Ziggy Stardust

The house lights are dimmed while the band equipment is assembled for Bowie’s set. The lack of light enhances the impression of a flamboyant cabaret entertainment instead of a routine rock and roll show. Now that the opening act has come and gone there’s a noticeable expectancy—despite the small number of attendees. Only a few rows on the balcony are occupied behind us.

Again, I wonder where everyone is. San Francisco is oblivious of tonight’s event. I live near one of the great progressive cities of the world, yet the most scandalous rock band currently touring is about to perform and there’s not an iota of hipness to be found. It doesn’t matter. Not then—not now, close on a half century later. I’ll be one of a few witnesses to fame—that’s the thought in my head and I’m fine with it. The memory of the evening will be even more prominent. My imagination will paint the performance with a layer of legend that obscures the transitory quality of the evening.

A small drum set rests in the center of the stage. The bass drum is untidily painted—The Spiders—in simple script, not exactly centered. There is a piano in the shadows to the left side of the space. A small dim lamp illuminates a few sheets of printed music resting on it. Four spotlights expose the drums and mics in razor-sharp circles on the otherwise black stage—then shut off. The final movement of Beethoven’s Ninth Symphony in the form of the electronic soundtrack from the Stanley Kubrick film A Clockwork Orange blares out. The musicians take their places on the stage in the dim light. A series of harsh guitar chords proclaim the brisk opening measures of “Hang on To Yourself.”

A single white spotlight exposes Bowie—costumed in a glistening, green, angular coat. Sparkles reflected from embedded sequins fly everywhere like frenzied fireflies. The audience draws its collective breath—there he is! Ziggy! Instantaneously each one of us is personally linked to an intoxicating stage presence through an invisible 220-volt connection. The empty space of Winterland is charged by a tight, three-piece rock band at full volume.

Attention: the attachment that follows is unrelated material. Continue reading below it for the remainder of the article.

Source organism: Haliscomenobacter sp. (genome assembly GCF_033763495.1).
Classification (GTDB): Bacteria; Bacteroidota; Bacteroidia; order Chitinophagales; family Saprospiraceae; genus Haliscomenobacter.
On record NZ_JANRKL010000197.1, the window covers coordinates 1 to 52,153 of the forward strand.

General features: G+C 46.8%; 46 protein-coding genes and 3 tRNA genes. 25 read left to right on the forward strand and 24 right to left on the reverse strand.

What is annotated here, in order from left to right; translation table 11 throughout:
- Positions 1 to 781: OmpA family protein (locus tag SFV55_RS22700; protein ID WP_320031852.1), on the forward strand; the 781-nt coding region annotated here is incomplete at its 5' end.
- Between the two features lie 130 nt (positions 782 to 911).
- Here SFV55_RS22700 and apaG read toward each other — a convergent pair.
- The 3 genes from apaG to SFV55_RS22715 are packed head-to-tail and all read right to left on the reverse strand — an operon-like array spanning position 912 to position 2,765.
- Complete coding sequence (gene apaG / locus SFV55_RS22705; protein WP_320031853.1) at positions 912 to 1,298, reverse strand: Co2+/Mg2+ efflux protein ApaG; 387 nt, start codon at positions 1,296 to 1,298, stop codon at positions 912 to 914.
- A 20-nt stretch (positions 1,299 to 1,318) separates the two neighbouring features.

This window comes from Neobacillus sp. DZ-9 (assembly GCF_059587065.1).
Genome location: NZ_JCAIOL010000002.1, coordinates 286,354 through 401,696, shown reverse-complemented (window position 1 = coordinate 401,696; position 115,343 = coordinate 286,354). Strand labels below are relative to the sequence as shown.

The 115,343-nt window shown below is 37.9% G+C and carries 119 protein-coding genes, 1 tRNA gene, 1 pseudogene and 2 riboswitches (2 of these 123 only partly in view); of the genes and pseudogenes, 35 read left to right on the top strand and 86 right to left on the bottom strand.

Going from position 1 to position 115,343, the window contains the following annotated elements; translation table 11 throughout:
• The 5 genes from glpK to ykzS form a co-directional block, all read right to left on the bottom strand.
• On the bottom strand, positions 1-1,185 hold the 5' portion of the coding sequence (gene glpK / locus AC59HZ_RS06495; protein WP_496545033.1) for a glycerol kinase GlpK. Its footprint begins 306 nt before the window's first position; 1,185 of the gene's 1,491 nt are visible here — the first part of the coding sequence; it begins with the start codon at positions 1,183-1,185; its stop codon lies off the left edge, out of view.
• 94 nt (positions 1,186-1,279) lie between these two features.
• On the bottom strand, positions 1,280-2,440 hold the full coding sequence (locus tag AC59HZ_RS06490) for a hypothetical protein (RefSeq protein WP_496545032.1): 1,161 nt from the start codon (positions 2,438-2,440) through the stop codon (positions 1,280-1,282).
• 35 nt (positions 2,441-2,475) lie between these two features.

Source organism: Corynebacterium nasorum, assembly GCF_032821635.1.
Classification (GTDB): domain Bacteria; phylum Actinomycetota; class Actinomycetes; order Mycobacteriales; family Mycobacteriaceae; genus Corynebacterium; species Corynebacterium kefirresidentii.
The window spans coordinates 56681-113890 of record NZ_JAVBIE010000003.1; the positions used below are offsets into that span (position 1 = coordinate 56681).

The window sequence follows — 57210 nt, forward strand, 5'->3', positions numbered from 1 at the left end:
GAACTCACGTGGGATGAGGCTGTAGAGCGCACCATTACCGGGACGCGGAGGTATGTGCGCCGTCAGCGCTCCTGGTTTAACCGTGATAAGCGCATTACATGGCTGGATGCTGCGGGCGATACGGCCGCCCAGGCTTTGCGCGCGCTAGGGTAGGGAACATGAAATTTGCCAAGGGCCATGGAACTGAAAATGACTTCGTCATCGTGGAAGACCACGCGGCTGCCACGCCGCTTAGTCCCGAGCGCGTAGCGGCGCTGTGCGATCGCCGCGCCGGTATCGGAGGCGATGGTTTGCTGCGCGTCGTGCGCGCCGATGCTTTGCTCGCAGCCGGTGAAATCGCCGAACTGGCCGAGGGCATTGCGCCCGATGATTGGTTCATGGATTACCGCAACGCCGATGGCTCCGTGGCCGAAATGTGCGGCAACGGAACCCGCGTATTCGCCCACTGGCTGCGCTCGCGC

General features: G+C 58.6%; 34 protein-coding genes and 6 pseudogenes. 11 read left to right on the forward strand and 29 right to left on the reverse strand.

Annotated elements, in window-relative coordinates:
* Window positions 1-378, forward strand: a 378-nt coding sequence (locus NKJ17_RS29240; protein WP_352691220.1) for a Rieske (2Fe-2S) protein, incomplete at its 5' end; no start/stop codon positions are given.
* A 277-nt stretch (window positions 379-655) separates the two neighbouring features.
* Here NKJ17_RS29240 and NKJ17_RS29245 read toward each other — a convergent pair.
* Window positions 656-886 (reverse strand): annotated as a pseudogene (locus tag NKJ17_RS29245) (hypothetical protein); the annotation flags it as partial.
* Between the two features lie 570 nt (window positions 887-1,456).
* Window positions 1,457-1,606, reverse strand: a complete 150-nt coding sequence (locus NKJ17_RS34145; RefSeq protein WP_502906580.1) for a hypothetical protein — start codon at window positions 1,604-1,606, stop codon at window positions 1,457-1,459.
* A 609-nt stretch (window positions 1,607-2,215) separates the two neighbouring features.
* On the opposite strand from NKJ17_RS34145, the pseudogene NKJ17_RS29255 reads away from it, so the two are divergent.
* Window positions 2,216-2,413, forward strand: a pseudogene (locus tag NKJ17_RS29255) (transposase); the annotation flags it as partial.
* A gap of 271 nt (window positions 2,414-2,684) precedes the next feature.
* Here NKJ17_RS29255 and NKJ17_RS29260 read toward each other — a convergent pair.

Bowie smiles. I see the satisfaction in his face and the glint of his teeth and eyes. He reaches up with his right hand, hangs onto the mic stand, and sings “If you think we’re gonna make it / you better hang on to yourself.” I’ve listened to the song a hundred times or more since the middle of the summer—an earworm over and over in my head. Now it’s devoid of all the fancy production that make the album version a well-wrought jewel. It’s gnarly and chiseled, played at a pace that makes plain that the band has performed the song more times than I have heard it. The repetition hasn’t tarnished any of the song’s vitality. It’s perfectly polished—as an opening number it’s textbook. We’ve been dropped into Bowie’s hands. Thirty seconds into the set and I’m already on the edge of my seat. The crowd on the floor surges forward, their hands raised and swaying. Something authentic is being declared, an emotion of some kind, archetypal in its force. We are being ushered into an exultant state that we’ve always wanted to access.